Shipley Motto "Nee Placida Content Quieted Est." The motto on the Shipley coat of arms---"(my soul) is not content with quiet idleness"--is taken from the 9th book of Adenoid, by Virgil, published 19 B.C. at Rome.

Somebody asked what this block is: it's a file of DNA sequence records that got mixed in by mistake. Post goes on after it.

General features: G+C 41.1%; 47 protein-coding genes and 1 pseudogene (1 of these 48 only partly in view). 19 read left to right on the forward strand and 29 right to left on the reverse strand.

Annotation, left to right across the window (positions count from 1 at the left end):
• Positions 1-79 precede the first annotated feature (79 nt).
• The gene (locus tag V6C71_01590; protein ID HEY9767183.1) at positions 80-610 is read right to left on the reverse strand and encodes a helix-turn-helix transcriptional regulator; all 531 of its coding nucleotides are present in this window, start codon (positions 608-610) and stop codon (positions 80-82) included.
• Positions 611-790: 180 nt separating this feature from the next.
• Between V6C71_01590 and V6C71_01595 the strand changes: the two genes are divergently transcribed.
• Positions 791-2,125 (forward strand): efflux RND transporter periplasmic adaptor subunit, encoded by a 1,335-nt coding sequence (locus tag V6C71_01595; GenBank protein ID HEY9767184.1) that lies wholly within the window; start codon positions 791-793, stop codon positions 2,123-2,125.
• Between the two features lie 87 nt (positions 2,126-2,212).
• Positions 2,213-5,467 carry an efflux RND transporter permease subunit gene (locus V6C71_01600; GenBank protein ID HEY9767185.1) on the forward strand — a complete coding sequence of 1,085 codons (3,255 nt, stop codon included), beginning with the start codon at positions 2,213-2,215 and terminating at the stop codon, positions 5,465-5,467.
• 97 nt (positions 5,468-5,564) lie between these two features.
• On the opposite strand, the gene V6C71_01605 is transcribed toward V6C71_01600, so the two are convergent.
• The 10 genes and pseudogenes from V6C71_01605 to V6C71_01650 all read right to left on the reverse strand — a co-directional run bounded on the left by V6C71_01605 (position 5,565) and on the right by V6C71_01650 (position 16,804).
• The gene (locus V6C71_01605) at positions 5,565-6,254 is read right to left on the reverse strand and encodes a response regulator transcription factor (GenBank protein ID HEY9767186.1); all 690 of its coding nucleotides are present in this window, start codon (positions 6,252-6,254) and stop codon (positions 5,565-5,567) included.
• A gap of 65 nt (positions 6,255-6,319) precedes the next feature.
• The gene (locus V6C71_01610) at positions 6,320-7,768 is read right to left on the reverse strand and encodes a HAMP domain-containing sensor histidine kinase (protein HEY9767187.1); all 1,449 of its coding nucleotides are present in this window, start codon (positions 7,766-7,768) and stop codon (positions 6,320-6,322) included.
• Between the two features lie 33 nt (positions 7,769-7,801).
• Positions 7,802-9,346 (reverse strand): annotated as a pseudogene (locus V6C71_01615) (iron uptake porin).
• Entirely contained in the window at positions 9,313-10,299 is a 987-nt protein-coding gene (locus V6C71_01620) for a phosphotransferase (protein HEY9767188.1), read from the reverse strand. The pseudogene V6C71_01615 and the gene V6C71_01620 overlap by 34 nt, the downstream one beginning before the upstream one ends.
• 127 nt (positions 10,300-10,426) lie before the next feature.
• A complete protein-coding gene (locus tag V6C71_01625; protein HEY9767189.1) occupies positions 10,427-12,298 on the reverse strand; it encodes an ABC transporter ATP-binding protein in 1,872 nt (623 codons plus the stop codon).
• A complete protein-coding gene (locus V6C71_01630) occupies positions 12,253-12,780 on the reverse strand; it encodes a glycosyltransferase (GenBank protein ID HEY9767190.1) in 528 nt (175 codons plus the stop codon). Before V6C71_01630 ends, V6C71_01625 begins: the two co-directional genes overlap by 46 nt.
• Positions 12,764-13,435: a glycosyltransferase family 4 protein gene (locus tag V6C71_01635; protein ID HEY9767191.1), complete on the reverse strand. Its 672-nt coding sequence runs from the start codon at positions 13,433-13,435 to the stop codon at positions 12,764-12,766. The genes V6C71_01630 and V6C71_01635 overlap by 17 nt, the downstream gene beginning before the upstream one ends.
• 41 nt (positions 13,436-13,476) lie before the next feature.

The Shipleys of Maryland 2002 - Genealogy Book The Shipleys of Maryland 1938 had been published only a short time when the decision was made to begin the preparation of a second book of genealogical records of the descendants of ADAM SHIPLEY, who came to Maryland from England in 1668. In the intervening years, two members of the original Book Committee, Mrs. S. L. Lester DuLaney (Cora Anderson) and Mrs. Marvin R. Shipley (Claudine Welsh), devoted themselves to tracing incomplete lines in the first volume and to authenticating material which had been indicated as uncertain. Augmented by many others, notably Dr. E. Roderick Shipley (see ) and Mrs. E. Roderick Shipley, Linwood Parks Shipley, Sr., Mrs. Charles C.G. Sack, Mrs. Norman E. Shipley and Mrs. G. Lee Wehland, they made innumerable contacts to find current data of marriages, births, deaths and other information to add to the records of those whose genealogical statistics are the basis of the book. New material has been submitted by members of individual families. Records antedating the year 1938 were researched by Larkin Amos Shipley, pioneer scholar of Shipley genealogy, and the original research committee. An earnest effort has been made to ascertain and maintain historical fact and in the interest of clarity, records are given with complete genealogical data whenever possible.  In many instances lines undeveloped in the earlier volumes have not been connected with any degree of satisfaction. In other areas research has uncovered an impressive number of families living in nearly all sections of the United States who claim descent from ADAM 1. Several Shipley family groups are formally organized; several have compiled histories of their families. One nearby group known as the Shipley Historical Society, was established in 1968 at York, Pennsylvania. Some references which contain information relating to the Shipleys include: The Sellmans by William Marshall Sellman, (the descendants of Ruth Shipley (of Adam3 , Richard2, Adam 1) and William Shipley, Jr. 4 (of William, Sr. 3, Robert2, and Adam 1); The Shipleys of Madison County, Indiana, by Donald L. Wilson; The Shipley-Mitchell-Thompson Family, by Stith Thompson, Indiana University; Our Family, a history of the Quaker Shipleys of Pennsylvania and Delaware, by Walton E. Shipley, and The Barnes Family (descendants of Keturah (ShipIey)2 and James Barnes), by Robert W. Barnes. The publication “Shipley of Maryland 2002” contains, in addition to the genealogical records, a summary of the activities of The Shipleys of Maryland from 1925, with pictures of early homesteads built or lived in by members of the family and word pictures of the men and women who have selflessly served the organization and their native state with distinction.